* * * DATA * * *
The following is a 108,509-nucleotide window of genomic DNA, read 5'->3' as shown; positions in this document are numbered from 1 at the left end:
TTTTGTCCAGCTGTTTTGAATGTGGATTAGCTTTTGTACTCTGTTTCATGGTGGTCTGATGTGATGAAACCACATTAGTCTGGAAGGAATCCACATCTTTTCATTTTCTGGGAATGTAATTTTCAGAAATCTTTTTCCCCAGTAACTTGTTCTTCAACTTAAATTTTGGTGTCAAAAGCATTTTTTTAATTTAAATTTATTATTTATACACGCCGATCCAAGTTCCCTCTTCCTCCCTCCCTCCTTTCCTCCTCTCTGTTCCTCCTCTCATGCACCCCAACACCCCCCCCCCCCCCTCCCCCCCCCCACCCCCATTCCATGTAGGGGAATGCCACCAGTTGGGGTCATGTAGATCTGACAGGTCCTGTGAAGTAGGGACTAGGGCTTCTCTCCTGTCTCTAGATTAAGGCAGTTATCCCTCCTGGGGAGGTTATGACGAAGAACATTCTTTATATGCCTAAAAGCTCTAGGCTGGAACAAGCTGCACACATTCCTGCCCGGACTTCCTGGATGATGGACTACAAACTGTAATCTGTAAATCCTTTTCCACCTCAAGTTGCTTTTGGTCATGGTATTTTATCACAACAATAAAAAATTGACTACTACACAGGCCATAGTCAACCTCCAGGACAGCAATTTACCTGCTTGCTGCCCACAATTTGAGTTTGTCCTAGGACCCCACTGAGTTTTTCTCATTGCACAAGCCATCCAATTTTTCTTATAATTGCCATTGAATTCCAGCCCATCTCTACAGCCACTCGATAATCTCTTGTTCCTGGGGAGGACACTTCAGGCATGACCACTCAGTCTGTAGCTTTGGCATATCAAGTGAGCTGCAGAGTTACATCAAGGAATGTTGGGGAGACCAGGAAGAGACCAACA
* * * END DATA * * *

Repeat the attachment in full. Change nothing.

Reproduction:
The following is a 108,509-nucleotide window of genomic DNA, read 5'->3' as shown; positions in this document are numbered from 1 at the left end:
TTTTGTCCAGCTGTTTTGAATGTGGATTAGCTTTTGTACTCTGTTTCATGGTGGTCTGATGTGATGAAACCACATTAGTCTGGAAGGAATCCACATCTTTTCATTTTCTGGGAATGTAATTTTCAGAAATCTTTTTCCCCAGTAACTTGTTCTTCAACTTAAATTTTGGTGTCAAAAGCATTTTTTTAATTTAAATTTATTATTTATACACGCCGATCCAAGTTCCCTCTTCCTCCCTCCCTCCTTTCCTCCTCTCTGTTCCTCCTCTCATGCACCCCAACACCCCCCCCCCCCCCTCCCCCCCCCCACCCCCATTCCATGTAGGGGAATGCCACCAGTTGGGGTCATGTAGATCTGACAGGTCCTGTGAAGTAGGGACTAGGGCTTCTCTCCTGTCTCTAGATTAAGGCAGTTATCCCTCCTGGGGAGGTTATGACGAAGAACATTCTTTATATGCCTAAAAGCTCTAGGCTGGAACAAGCTGCACACATTCCTGCCCGGACTTCCTGGATGATGGACTACAAACTGTAATCTGTAAATCCTTTTCCACCTCAAGTTGCTTTTGGTCATGGTATTTTATCACAACAATAAAAAATTGACTACTACACAGGCCATAGTCAACCTCCAGGACAGCAATTTACCTGCTTGCTGCCCACAATTTGAGTTTGTCCTAGGACCCCACTGAGTTTTTCTCATTGCACAAGCCATCCAATTTTTCTTATAATTGCCATTGAATTCCAGCCCATCTCTACAGCCACTCGATAATCTCTTGTTCCTGGGGAGGACACTTCAGGCATGACCACTCAGTCTGTAGCTTTGGCATATCAAGTGAGCTGCAGAGTTACATCAAGGAATGTTGGGGAGACCAGGAAGAGACCAACA